China’s Movie Moguls Call for Tax Reforms, Precision Marketing and Diverse Content
Speaking at the Shanghai International Film Festival’s industrial forum, film company chiefs call for officials and peers to fine-tune industrial norms.
SHANGHAI – China might now boast the world's most enthusiastic financiers and audiences for movies, but the country’s leading film executives are showing no signs of complacency. In fact, some are calling for further improvements in industrial norms in an effort to "make the cake bigger."
Speaking at a series of panels at the Shanghai International Film Festival Forum on Monday, some of China’s most high-profile movie moguls are calling for measures that could ramp up the system, ranging from demands to cut down the tax bill for film companies to pleas for their colleagues to consolidate diversified slates and market them with precise audiences in mind.
STORY: Is Legendary's New China Deal for Real?
Yu Dong, CEO of the Beijing-based but Nasdaq-listed Bona Film Group, said the Chinese government is keeping tax rates too steep to allow for development in what he described as a "cultural industry with special characteristics and qualities."
While painting an aggressively upbeat picture of the future of the Chinese film industry – which, he said, will earn a record-breaking $3.59 billion (22 billion yuan) this year, on its way to surpassing the U.S. total by 2018 – he complained about the authorities’ legal requirements to take 5 percent of a film’s box-office revenue in addition to the profits tax film companies have already paid.
He also said mainland Chinese filmmakers might be facing an uphill struggle in cashing in on the ever-louder ringing tills too, saying how he sees “local” productions as taking up half of total earnings in the future – but with that gross shared by co-productions with Hollywood and also film companies from Hong Kong and Taiwan.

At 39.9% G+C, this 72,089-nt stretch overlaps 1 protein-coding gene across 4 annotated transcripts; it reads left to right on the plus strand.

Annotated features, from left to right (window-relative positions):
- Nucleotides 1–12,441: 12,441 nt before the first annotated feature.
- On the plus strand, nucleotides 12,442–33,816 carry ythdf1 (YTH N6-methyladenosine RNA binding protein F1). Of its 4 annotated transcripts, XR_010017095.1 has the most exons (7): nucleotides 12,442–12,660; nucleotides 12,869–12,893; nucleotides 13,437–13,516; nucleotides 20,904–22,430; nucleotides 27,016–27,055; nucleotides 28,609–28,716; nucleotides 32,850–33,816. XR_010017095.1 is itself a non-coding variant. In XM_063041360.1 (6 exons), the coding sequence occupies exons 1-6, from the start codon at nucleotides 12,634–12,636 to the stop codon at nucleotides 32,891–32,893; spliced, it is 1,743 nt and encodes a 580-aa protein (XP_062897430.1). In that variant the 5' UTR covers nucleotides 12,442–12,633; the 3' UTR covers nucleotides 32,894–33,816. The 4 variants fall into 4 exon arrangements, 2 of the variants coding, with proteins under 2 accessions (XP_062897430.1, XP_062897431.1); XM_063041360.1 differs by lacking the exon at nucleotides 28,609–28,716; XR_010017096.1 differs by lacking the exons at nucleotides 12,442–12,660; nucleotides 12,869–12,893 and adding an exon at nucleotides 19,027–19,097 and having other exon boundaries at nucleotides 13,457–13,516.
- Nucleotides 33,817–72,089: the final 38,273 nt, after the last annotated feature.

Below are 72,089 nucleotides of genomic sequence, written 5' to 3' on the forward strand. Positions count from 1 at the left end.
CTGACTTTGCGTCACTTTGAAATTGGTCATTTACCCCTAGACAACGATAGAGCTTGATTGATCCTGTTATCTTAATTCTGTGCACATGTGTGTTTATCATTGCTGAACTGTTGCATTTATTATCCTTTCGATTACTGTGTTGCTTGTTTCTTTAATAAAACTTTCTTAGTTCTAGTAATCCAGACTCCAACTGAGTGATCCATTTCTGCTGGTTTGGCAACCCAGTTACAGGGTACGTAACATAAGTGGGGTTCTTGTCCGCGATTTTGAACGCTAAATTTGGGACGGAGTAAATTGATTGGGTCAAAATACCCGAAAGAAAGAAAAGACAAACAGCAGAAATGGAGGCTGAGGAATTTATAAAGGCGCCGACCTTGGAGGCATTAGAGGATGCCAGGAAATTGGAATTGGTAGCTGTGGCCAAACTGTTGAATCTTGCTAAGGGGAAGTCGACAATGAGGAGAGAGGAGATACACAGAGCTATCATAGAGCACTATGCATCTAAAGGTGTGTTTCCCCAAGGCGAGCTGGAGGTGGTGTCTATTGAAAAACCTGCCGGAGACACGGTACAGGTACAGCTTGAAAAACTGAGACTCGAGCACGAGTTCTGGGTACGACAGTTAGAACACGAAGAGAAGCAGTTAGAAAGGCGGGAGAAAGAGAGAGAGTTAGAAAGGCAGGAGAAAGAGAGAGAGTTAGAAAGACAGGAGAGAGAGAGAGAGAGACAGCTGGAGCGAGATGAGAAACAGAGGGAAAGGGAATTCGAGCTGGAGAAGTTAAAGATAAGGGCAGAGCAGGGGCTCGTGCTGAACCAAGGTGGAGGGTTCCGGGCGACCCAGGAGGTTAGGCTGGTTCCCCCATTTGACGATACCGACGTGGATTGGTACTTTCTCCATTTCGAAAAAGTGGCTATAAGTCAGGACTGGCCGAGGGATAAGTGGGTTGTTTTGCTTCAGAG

Speaking at a subsequent panel, Le Vision Pictures’ CEO Zhang Zhao said financiers and producers eyeing co-productions should reflect on whether these projects could attain “multilateral co-operation between markets and audiences” from the source countries of the funding.
“What is your main target audience? How will your find a local marketing company which could help you reach that demographic [in the country of the co-producers]? It’s only after this that you could be sure what films you are to make, and how you are going to make them,” he said. Quoting his experience in distributing The Expendables 2 in mainland China – the film took in $54.8 million (336 million yuan) during its run last September, despite being released around the same time as The Dark Knight Rises and The Amazing Spider-Man – Zhang said his use of social media in promoting the film among younger filmgoers is a way to “localize” co-productions.
Meanwhile, producers should also aim for diverse slates rather than simply following trends, said two other high-flying executives in yet another panel on Sunday.
Enlight Media CEO Wang Changtian said he was dismayed by people cashing in on the success of his company’s recent box-office hits Lost in Thailand and So Young. “After the two films were hits, I saw more than 100 titles being submitted [for approval from the Film Bureau] – and most of them are problematic premises,” said Wang.
Still, he also stated that his company is pursuing a strategy of both supporting new directors and sticking to genre films – a reference, perhaps, to Lost in Thailand (an odd-couple buddy road movie directed by actor-turned-director Xu Zheng) and So Young (rite-of-passage romance drama helmed by Vicki Zhao Wei, the A-list actress making her directorial debut).
Ren Zhonglun, CEO of the Shanghai Film Group, also said the key to success for Chinese commercial cinema is in the consolidation of genre movies – but producers should also look at how different projects could succeed in different ways.
STORY: Shanghai Film Fest: 5 Things Not to Miss
“For example, [Jia Zhangke’s] Still Life wasn’t a hit in China – I can now admit that actually the box-office performance is not very good at all. But the film was acclaimed abroad and has won a lot of awards,” said Ren, referring to how Jia won a Golden Lion at the Venice Film Festival in 2006 with the film.
Shanghai Film Group has stuck with Jia ever since, and is one of the major backers for A Touch of Sin, the uncharacteristically violent social drama which secured Jia a Best Screenplay award at Cannes last month.
The Shanghai International Film Festival Forum continues until June 20, with speakers at further panels and master classes including Sid Ganis, Oliver Stone and Tom Hooper. The festival itself runs until June 23, with its film market slated to begin on June 17.